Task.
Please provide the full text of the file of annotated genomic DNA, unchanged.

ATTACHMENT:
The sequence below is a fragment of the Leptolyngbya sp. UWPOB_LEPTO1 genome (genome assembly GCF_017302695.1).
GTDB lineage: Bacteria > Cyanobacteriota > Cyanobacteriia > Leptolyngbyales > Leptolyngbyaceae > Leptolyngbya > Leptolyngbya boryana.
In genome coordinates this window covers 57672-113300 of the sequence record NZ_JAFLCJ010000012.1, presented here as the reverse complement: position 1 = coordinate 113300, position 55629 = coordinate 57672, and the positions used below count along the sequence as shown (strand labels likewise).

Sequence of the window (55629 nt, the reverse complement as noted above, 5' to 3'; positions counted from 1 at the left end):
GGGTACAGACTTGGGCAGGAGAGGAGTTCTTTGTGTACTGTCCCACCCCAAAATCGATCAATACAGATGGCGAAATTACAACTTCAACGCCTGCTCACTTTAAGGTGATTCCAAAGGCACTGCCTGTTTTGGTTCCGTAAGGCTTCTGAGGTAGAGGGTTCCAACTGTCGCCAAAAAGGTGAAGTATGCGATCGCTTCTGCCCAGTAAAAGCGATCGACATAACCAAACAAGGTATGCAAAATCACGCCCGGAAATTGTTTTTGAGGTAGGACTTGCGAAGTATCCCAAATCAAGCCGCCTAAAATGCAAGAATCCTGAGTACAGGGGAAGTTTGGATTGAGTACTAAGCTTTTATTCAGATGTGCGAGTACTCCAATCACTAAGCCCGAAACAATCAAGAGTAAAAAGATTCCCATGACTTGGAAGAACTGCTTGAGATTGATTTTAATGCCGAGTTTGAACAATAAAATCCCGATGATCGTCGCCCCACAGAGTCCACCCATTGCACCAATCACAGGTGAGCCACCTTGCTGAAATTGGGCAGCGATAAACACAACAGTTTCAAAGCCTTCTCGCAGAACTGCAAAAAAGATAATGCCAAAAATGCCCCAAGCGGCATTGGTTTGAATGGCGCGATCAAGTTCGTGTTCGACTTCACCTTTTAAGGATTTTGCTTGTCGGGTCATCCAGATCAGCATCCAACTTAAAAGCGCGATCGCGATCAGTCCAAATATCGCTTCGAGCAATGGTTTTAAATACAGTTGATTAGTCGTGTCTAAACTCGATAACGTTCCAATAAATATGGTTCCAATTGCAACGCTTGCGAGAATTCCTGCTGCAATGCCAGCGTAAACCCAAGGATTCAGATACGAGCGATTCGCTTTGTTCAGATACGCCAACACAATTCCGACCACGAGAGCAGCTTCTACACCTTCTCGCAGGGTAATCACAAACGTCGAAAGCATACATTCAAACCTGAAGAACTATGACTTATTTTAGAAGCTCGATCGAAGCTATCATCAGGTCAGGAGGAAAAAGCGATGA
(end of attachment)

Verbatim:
The sequence below is a fragment of the Leptolyngbya sp. UWPOB_LEPTO1 genome (genome assembly GCF_017302695.1).
GTDB lineage: Bacteria > Cyanobacteriota > Cyanobacteriia > Leptolyngbyales > Leptolyngbyaceae > Leptolyngbya > Leptolyngbya boryana.
In genome coordinates this window covers 57672-113300 of the sequence record NZ_JAFLCJ010000012.1, presented here as the reverse complement: position 1 = coordinate 113300, position 55629 = coordinate 57672, and the positions used below count along the sequence as shown (strand labels likewise).

Sequence of the window (55629 nt, the reverse complement as noted above, 5' to 3'; positions counted from 1 at the left end):
GGGTACAGACTTGGGCAGGAGAGGAGTTCTTTGTGTACTGTCCCACCCCAAAATCGATCAATACAGATGGCGAAATTACAACTTCAACGCCTGCTCACTTTAAGGTGATTCCAAAGGCACTGCCTGTTTTGGTTCCGTAAGGCTTCTGAGGTAGAGGGTTCCAACTGTCGCCAAAAAGGTGAAGTATGCGATCGCTTCTGCCCAGTAAAAGCGATCGACATAACCAAACAAGGTATGCAAAATCACGCCCGGAAATTGTTTTTGAGGTAGGACTTGCGAAGTATCCCAAATCAAGCCGCCTAAAATGCAAGAATCCTGAGTACAGGGGAAGTTTGGATTGAGTACTAAGCTTTTATTCAGATGTGCGAGTACTCCAATCACTAAGCCCGAAACAATCAAGAGTAAAAAGATTCCCATGACTTGGAAGAACTGCTTGAGATTGATTTTAATGCCGAGTTTGAACAATAAAATCCCGATGATCGTCGCCCCACAGAGTCCACCCATTGCACCAATCACAGGTGAGCCACCTTGCTGAAATTGGGCAGCGATAAACACAACAGTTTCAAAGCCTTCTCGCAGAACTGCAAAAAAGATAATGCCAAAAATGCCCCAAGCGGCATTGGTTTGAATGGCGCGATCAAGTTCGTGTTCGACTTCACCTTTTAAGGATTTTGCTTGTCGGGTCATCCAGATCAGCATCCAACTTAAAAGCGCGATCGCGATCAGTCCAAATATCGCTTCGAGCAATGGTTTTAAATACAGTTGATTAGTCGTGTCTAAACTCGATAACGTTCCAATAAATATGGTTCCAATTGCAACGCTTGCGAGAATTCCTGCTGCAATGCCAGCGTAAACCCAAGGATTCAGATACGAGCGATTCGCTTTGTTCAGATACGCCAACACAATTCCGACCACGAGAGCAGCTTCTACACCTTCTCGCAGGGTAATCACAAACGTCGAAAGCATACATTCAAACCTGAAGAACTATGACTTATTTTAGAAGCTCGATCGAAGCTATCATCAGGTCAGGAGGAAAAAGCGATGA